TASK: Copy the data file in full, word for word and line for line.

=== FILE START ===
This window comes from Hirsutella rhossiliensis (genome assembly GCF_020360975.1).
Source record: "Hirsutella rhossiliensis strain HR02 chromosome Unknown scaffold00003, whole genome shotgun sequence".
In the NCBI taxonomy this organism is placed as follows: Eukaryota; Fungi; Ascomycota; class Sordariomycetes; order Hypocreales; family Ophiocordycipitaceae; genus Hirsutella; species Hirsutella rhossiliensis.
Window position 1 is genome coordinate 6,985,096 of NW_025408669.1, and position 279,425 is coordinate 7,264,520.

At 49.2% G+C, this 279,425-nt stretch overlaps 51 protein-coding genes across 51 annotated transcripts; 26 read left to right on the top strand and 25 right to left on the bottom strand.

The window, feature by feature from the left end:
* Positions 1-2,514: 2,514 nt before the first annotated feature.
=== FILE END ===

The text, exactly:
This window comes from Hirsutella rhossiliensis (genome assembly GCF_020360975.1).
Source record: "Hirsutella rhossiliensis strain HR02 chromosome Unknown scaffold00003, whole genome shotgun sequence".
In the NCBI taxonomy this organism is placed as follows: Eukaryota; Fungi; Ascomycota; class Sordariomycetes; order Hypocreales; family Ophiocordycipitaceae; genus Hirsutella; species Hirsutella rhossiliensis.
Window position 1 is genome coordinate 6,985,096 of NW_025408669.1, and position 279,425 is coordinate 7,264,520.

At 49.2% G+C, this 279,425-nt stretch overlaps 51 protein-coding genes across 51 annotated transcripts; 26 read left to right on the top strand and 25 right to left on the bottom strand.

The window, feature by feature from the left end:
* Positions 1-2,514: 2,514 nt before the first annotated feature.